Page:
Funeral directors who rejected NPS’ promises may feel justified in criticizing those who are asking for help. Generally, their criticism is that NPS exploited funeral directors’ greed. With regard to some trust rollovers, that may be true. But, what NPS best exploited was funeral directors’ desire to devote their time to the service of families rather than preneed.

NPS grasped that many funeral directors felt the need for a proactive preneed presence, but did not have the time, resources or inclination to establish their own program. NPS offered to take care of all the details, with at-need prices to boot. Hindsight is 20/20, but funeral directors should have asked questions and requested documents. But what questions?

Perhaps as an acknowledgement that competition is forcing members to use proactive preneed programs, the NFDA has issued guidelines for evaluating preneed insurers and preneed trusts. During the months that followed the Clayton Smart and Robert Nelms arrests, the NFDA drew criticism for its failure to provide leadership in addressing the growing preneed scandal. Some of the more stinging criticism came from the association’s smaller cousins.

These critics rarely address the elephant in the room: our fragmented, state-based approach to preneed regulation. The New York Funeral Directors Association has an excellent consumer protection statute to work with, but you can’t judge other trade associations without looking at their laws. And, the NFDA has to consider all fifty states when it issues policy guidelines.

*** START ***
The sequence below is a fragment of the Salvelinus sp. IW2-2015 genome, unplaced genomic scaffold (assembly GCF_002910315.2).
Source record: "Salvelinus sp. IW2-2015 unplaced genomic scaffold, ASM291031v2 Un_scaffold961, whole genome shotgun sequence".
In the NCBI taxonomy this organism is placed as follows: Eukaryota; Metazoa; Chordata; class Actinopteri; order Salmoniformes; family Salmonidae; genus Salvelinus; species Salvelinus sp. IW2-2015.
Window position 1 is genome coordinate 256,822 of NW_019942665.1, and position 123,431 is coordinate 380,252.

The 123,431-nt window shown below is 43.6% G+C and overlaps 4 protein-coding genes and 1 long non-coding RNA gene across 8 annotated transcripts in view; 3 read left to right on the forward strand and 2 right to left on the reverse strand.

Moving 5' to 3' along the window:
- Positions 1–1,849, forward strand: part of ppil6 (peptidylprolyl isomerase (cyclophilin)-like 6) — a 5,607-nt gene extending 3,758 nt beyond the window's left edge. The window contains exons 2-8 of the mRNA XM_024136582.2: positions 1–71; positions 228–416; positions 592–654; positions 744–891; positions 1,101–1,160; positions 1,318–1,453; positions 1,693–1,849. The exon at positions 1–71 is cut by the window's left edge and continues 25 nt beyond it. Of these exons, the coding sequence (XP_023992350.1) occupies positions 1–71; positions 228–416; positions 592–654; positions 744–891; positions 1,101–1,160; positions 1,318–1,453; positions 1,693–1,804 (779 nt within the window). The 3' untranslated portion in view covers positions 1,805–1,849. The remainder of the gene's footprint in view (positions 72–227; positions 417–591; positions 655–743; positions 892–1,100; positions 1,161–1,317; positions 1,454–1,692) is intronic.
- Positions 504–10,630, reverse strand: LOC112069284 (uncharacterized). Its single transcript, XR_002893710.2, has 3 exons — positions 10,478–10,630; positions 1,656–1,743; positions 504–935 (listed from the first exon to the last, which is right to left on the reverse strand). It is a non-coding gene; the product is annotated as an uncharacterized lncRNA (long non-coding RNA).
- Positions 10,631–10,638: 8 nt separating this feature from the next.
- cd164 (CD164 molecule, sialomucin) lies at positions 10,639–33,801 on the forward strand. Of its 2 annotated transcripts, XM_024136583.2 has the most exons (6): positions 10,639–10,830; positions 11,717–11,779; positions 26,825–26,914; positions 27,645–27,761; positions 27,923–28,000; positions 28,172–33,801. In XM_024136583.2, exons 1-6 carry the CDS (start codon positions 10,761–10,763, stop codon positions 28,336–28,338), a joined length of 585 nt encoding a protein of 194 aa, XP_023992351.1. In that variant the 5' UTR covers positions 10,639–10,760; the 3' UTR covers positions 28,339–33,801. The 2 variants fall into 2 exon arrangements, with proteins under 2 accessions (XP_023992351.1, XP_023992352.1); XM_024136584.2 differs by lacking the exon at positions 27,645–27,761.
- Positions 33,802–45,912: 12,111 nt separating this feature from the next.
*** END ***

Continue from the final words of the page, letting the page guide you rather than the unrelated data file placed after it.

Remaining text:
If the NFDA’s Guidelines For Evaluating Preneed Trusts seems general and vague, it is because those 50 states’ laws differ substantially, many of which are poorly written. Preneed laws are often compromised efforts that include purposeful ambiguities. Those ambiguities can come back to haunt us years later when a new appointee fills the regulator’s chair.

The NFDA’s task is made even more difficult when suggesting questions that will be asked of member’s state association master trust.  But the times demand action.

Taking the NFDA Preneed Trust Evaluation a step further, funeral directors should also request certain documents regarding prospective program sponsors.

From state regulators, determine whether audits are performed of the program. If so, request the most recent audit report. Also inquire whether there have been any disciplinary proceedings during the past three years. Open investigations may be subject to confidentiality requirements, but closed proceedings may be subject to open records requests.

From preneed program sponsors, request the three cornerstone documents: the master trust agreement, the participation/provider agreement and the preneed contract. Determine from the program sponsor whether applicable state law authorizes collective trust investments, and if so, request the sponsor’s guidelines for unit pricing and income/expense allocations. Also request a breakdown of the trustee/administration expenses by: custodial services, fund management, sub-account administration, audit and tax return preparation and reporting. If the master trust utilizes insurance products, request a written explanation of the product’s taxation.

As IFDA members are learning, preneed due diligence is an ongoing obligation. Funeral directors must find the time to periodically review their preneed program by asking the right questions, and getting the answers in writing.